Manuela L. Ferreira, Paulo H. Ferreira and Paul W. Hodges
Spinal manipulative therapy (SMT) is common in the management of low back pain (LBP) and has been associated with changes in muscle activity, but evidence is conflicting. This study investigated the effect of SMT on trunk muscle activity in postural tasks in people with and without LBP. In 20 subjects (10 with LBP and 10 controls), EMG recordings were made with fine-wire electrodes inserted into transversus (TrA), obliquus internus (OI), and externus (OE) abdominis. Rectus abdominis (RA) and anterior deltoid EMG was recorded with surface electrodes. Standing subjects rapidly flexed an arm in response to a light, before and after a small amplitude end range rotational lumbar mobilization at L4-5. In controls, there was no change in trunk muscle EMG during the postural perturbation after SMT. In LBP subjects there was an increase in the postural response of OI and an overall increase in OE EMG. There was no change in TrA or RA EMG. These results indicate that SMT changes the functional activity of trunk muscles in people with LBP, but has no effect on control subjects. Importantly, SMT increased the activity of the oblique abdominal muscles with no change in the deep trunk muscle TrA, which is often the target of exercise interventions.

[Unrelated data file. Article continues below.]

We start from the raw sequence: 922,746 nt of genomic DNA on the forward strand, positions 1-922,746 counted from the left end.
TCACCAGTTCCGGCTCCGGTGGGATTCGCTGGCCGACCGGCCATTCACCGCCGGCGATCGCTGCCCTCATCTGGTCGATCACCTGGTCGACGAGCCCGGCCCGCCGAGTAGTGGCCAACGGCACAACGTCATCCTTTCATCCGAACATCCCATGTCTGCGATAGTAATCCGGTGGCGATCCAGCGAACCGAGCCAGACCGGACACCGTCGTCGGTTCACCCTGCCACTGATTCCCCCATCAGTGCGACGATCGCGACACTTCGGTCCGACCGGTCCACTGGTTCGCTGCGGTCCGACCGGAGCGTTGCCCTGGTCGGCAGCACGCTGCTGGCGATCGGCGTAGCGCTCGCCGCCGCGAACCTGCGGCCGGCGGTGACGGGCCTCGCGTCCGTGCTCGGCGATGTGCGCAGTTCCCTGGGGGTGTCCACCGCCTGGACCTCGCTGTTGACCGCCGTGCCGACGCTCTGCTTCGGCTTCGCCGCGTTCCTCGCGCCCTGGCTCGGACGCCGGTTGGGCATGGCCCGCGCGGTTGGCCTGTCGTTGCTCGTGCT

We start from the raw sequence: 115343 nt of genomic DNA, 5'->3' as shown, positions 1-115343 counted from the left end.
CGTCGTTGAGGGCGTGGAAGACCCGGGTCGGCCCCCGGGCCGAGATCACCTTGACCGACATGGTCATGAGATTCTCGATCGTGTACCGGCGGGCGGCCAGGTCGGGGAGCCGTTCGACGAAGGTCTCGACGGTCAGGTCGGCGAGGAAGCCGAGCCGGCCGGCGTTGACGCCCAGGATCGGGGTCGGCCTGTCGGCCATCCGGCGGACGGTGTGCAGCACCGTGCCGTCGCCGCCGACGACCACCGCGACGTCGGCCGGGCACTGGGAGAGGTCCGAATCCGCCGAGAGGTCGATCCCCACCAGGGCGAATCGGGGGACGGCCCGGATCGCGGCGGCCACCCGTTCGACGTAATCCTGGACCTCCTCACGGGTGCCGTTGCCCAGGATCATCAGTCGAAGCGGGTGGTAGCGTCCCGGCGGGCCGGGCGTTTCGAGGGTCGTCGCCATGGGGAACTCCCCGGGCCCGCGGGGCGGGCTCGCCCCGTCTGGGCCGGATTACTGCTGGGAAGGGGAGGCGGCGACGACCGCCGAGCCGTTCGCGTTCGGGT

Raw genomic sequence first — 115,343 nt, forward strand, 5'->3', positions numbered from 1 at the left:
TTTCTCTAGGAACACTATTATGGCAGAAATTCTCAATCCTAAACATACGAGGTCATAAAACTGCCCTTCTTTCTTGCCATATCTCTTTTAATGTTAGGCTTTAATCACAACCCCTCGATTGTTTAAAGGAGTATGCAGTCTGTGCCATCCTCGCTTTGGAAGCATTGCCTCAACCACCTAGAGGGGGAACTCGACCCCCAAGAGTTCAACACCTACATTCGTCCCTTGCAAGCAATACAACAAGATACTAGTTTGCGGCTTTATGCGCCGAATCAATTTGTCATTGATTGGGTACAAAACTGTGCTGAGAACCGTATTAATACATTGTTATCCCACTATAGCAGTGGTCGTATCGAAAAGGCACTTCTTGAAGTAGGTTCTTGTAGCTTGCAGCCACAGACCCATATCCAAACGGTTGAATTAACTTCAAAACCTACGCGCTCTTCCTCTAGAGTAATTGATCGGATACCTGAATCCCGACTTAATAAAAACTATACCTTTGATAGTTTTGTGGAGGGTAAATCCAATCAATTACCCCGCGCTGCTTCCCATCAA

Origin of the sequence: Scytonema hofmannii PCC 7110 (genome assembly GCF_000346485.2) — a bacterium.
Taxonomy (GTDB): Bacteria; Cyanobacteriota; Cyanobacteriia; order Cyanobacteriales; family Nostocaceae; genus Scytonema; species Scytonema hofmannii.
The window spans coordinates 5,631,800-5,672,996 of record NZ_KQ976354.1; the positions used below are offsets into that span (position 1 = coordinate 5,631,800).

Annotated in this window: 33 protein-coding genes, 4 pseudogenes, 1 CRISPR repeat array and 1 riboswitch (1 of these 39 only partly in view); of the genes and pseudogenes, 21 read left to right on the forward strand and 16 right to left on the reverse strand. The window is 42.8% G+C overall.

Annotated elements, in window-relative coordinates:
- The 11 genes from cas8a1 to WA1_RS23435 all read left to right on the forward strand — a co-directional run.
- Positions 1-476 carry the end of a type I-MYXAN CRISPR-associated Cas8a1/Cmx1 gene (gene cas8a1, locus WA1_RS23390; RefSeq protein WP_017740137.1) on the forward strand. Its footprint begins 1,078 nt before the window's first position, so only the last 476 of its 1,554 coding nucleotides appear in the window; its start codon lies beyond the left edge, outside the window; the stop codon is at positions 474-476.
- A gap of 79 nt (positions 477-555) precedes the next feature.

Manual Therapy, 2007, 12(3),